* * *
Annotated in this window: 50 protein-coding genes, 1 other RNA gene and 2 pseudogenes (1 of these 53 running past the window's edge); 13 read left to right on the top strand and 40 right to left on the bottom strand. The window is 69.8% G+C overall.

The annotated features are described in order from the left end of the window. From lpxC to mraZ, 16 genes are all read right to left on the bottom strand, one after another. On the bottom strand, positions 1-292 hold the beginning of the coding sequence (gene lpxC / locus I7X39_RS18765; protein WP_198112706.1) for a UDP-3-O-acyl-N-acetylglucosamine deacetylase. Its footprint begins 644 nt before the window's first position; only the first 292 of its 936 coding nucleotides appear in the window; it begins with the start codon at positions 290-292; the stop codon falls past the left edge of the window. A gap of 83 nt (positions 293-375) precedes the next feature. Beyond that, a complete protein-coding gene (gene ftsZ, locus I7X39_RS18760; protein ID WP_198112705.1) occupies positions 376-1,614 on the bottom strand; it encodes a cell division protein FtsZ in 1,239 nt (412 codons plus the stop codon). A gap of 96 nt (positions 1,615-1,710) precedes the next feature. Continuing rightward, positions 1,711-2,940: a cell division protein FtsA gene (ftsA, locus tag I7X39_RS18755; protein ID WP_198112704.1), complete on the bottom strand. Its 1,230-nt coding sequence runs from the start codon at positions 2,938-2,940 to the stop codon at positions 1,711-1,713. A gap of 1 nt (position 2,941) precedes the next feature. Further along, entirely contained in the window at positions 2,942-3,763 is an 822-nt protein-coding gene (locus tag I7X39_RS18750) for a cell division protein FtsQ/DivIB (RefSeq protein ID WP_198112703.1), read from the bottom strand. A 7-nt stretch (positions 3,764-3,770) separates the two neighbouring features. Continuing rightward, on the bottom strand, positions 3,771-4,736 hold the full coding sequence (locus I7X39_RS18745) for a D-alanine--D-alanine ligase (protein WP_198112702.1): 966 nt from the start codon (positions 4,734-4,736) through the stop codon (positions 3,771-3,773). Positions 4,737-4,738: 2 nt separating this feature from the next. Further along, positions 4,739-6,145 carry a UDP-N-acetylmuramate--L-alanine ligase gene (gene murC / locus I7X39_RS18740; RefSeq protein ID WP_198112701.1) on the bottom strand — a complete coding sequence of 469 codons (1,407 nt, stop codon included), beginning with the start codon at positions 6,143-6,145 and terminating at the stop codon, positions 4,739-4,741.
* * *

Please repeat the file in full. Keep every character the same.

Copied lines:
Annotated in this window: 50 protein-coding genes, 1 other RNA gene and 2 pseudogenes (1 of these 53 running past the window's edge); 13 read left to right on the top strand and 40 right to left on the bottom strand. The window is 69.8% G+C overall.

The annotated features are described in order from the left end of the window. From lpxC to mraZ, 16 genes are all read right to left on the bottom strand, one after another. On the bottom strand, positions 1-292 hold the beginning of the coding sequence (gene lpxC / locus I7X39_RS18765; protein WP_198112706.1) for a UDP-3-O-acyl-N-acetylglucosamine deacetylase. Its footprint begins 644 nt before the window's first position; only the first 292 of its 936 coding nucleotides appear in the window; it begins with the start codon at positions 290-292; the stop codon falls past the left edge of the window. A gap of 83 nt (positions 293-375) precedes the next feature. Beyond that, a complete protein-coding gene (gene ftsZ, locus I7X39_RS18760; protein ID WP_198112705.1) occupies positions 376-1,614 on the bottom strand; it encodes a cell division protein FtsZ in 1,239 nt (412 codons plus the stop codon). A gap of 96 nt (positions 1,615-1,710) precedes the next feature. Continuing rightward, positions 1,711-2,940: a cell division protein FtsA gene (ftsA, locus tag I7X39_RS18755; protein ID WP_198112704.1), complete on the bottom strand. Its 1,230-nt coding sequence runs from the start codon at positions 2,938-2,940 to the stop codon at positions 1,711-1,713. A gap of 1 nt (position 2,941) precedes the next feature. Further along, entirely contained in the window at positions 2,942-3,763 is an 822-nt protein-coding gene (locus tag I7X39_RS18750) for a cell division protein FtsQ/DivIB (RefSeq protein ID WP_198112703.1), read from the bottom strand. A 7-nt stretch (positions 3,764-3,770) separates the two neighbouring features. Continuing rightward, on the bottom strand, positions 3,771-4,736 hold the full coding sequence (locus I7X39_RS18745) for a D-alanine--D-alanine ligase (protein WP_198112702.1): 966 nt from the start codon (positions 4,734-4,736) through the stop codon (positions 3,771-3,773). Positions 4,737-4,738: 2 nt separating this feature from the next. Further along, positions 4,739-6,145 carry a UDP-N-acetylmuramate--L-alanine ligase gene (gene murC / locus I7X39_RS18740; RefSeq protein ID WP_198112701.1) on the bottom strand — a complete coding sequence of 469 codons (1,407 nt, stop codon included), beginning with the start codon at positions 6,143-6,145 and terminating at the stop codon, positions 4,739-4,741.